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Root, Root, Roots and All!

Root, Root, Roots and All!

My brother in law, Roger, used to have a rather large vegetable garden. After a career change, he moved to a city house that did not have the yard for a garden.

Recently I asked him what he missed about growing his own veg. His response puzzled me at first. He said, “I miss being able to eat stuff straight from the ground.” Again I was a little confused. Isn’t all vegetable ¬†matter straight from the ground? After a little ferreting out, I realized what he meant.

He misses the root crops. He grew beets, turnips, radish, and carrots primarily. He had the obligatory tomatoes and peppers, but his passion was the roots. Being a southern boy, he also loves greens. The things he had in his garden with the exception of the carrots make nice greens as well.

I must admit, I am only slowly coming around to the root family. My family doesn’t enjoy cooked greens. Until last year, I had only planted carrots and parsnips. This year I have branched out considerably. This is due mostly to the amount of gardening space we are now allocated.

In times past I would have had to have sacrificed something my family loved for something they only tolerated. However, with the new house came new space. Space to stretch my gardening legs. This year I am growing turnips, “Red Top Ideal”, beets, “Chioggia”, and radish, “Spanish Black”, “Philadelphia White”, and “French Breakfast”. These are along with my regular crops of carrots and parsnips.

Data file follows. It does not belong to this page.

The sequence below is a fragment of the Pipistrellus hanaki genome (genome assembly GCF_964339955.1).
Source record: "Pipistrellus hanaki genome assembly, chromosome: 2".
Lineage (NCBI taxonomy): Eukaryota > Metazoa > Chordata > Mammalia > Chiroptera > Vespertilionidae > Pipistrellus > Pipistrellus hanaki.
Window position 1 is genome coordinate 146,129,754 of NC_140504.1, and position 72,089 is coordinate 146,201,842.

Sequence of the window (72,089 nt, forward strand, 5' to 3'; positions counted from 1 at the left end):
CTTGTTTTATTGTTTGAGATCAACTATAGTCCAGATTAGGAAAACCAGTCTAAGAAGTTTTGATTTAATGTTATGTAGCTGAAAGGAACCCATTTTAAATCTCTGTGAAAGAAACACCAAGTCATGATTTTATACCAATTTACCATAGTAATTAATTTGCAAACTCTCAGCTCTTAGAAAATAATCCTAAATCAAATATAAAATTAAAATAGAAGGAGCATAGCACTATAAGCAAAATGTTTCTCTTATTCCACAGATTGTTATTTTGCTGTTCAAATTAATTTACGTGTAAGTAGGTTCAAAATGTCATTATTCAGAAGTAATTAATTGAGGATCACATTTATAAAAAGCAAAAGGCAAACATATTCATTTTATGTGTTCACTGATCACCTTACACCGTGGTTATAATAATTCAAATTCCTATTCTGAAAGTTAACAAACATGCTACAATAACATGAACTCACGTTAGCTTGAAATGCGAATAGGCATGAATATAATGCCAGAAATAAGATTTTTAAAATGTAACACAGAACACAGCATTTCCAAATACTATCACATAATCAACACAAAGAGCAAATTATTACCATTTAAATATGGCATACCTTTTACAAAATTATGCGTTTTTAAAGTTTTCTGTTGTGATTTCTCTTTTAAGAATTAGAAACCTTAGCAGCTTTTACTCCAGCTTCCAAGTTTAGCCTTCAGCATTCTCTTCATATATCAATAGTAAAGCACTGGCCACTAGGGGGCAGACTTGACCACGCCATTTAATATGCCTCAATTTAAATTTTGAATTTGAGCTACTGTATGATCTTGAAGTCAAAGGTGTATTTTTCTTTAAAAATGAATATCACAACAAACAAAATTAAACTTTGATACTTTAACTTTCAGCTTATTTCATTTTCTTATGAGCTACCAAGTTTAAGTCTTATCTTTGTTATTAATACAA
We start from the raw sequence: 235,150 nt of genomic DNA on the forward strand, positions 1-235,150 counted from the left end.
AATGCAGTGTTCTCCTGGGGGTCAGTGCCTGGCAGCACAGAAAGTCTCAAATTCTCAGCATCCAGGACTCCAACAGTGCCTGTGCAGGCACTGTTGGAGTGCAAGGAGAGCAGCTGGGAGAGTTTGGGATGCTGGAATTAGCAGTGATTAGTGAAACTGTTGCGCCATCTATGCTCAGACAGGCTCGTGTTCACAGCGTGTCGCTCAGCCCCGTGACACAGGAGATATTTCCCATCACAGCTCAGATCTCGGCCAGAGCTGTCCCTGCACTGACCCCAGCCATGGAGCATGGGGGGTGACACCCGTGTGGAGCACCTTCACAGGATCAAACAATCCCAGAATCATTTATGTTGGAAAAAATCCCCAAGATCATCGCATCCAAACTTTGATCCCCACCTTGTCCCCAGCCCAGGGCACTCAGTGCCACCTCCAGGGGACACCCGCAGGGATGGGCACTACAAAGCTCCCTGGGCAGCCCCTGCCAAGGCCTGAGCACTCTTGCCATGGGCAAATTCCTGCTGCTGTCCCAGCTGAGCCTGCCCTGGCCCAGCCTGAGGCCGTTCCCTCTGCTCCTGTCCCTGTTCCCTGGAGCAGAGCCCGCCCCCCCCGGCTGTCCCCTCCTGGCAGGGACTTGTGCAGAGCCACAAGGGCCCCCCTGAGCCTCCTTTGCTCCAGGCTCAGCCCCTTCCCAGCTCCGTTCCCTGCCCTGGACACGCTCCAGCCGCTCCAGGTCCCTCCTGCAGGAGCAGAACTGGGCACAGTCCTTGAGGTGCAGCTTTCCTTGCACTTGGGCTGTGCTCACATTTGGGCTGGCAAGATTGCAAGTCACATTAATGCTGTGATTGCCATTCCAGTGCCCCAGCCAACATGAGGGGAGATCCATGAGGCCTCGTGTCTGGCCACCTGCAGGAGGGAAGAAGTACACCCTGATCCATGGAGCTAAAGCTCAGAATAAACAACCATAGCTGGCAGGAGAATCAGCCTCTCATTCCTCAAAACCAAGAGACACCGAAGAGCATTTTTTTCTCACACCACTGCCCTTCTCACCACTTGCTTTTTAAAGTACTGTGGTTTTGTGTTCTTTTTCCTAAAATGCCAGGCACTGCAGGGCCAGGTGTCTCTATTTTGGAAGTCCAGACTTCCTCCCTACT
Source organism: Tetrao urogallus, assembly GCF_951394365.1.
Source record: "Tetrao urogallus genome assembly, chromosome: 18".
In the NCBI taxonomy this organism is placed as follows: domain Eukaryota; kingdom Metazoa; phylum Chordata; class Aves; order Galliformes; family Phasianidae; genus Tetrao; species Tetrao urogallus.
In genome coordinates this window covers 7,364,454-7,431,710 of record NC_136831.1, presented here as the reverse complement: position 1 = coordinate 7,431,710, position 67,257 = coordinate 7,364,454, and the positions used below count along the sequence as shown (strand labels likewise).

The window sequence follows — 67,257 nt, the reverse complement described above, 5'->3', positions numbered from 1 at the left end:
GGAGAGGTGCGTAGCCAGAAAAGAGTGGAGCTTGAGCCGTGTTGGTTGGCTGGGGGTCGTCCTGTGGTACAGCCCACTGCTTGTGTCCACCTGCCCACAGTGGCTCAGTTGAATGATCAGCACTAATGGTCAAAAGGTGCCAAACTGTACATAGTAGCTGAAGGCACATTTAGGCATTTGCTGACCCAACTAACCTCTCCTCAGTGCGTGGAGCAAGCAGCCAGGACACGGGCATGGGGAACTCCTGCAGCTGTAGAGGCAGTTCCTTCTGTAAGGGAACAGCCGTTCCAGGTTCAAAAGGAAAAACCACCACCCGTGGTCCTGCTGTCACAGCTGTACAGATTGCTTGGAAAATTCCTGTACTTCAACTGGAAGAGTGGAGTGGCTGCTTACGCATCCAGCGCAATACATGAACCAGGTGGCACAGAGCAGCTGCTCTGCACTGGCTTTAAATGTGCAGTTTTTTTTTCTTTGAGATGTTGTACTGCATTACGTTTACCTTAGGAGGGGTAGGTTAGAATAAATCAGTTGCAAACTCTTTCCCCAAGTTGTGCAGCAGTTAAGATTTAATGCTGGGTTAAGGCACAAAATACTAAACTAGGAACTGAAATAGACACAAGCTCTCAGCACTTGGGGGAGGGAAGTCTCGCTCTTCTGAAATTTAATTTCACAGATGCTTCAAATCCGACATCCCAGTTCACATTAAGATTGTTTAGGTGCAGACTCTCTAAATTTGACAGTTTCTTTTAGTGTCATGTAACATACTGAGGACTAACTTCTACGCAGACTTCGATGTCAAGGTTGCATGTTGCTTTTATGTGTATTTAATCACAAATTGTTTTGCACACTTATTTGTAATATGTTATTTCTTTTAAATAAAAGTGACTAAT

Root crops are pretty happy crops as a general rule. They really are not fussy or demanding. They like light, well drained soil and they like to be fed pretty frequently. Radish likes a cool head and will spice up on you considerably if it’s too warm. It’s important to make sure you don’t have and rocks or clay clots in your bed. As the root is going down, when they encounter an object, a rock, a clot, a root from a tree, they will either bend around the object, or split ¬†and continue growing. This doesn’t change the nutritional value in the least, but it does make for odd shaped harvests. It also makes your plant work a little harder which can lessen your yield a bit.

Again, you can eat these, but they are not ideal and can be avoided with a little prudence ahead of planting.

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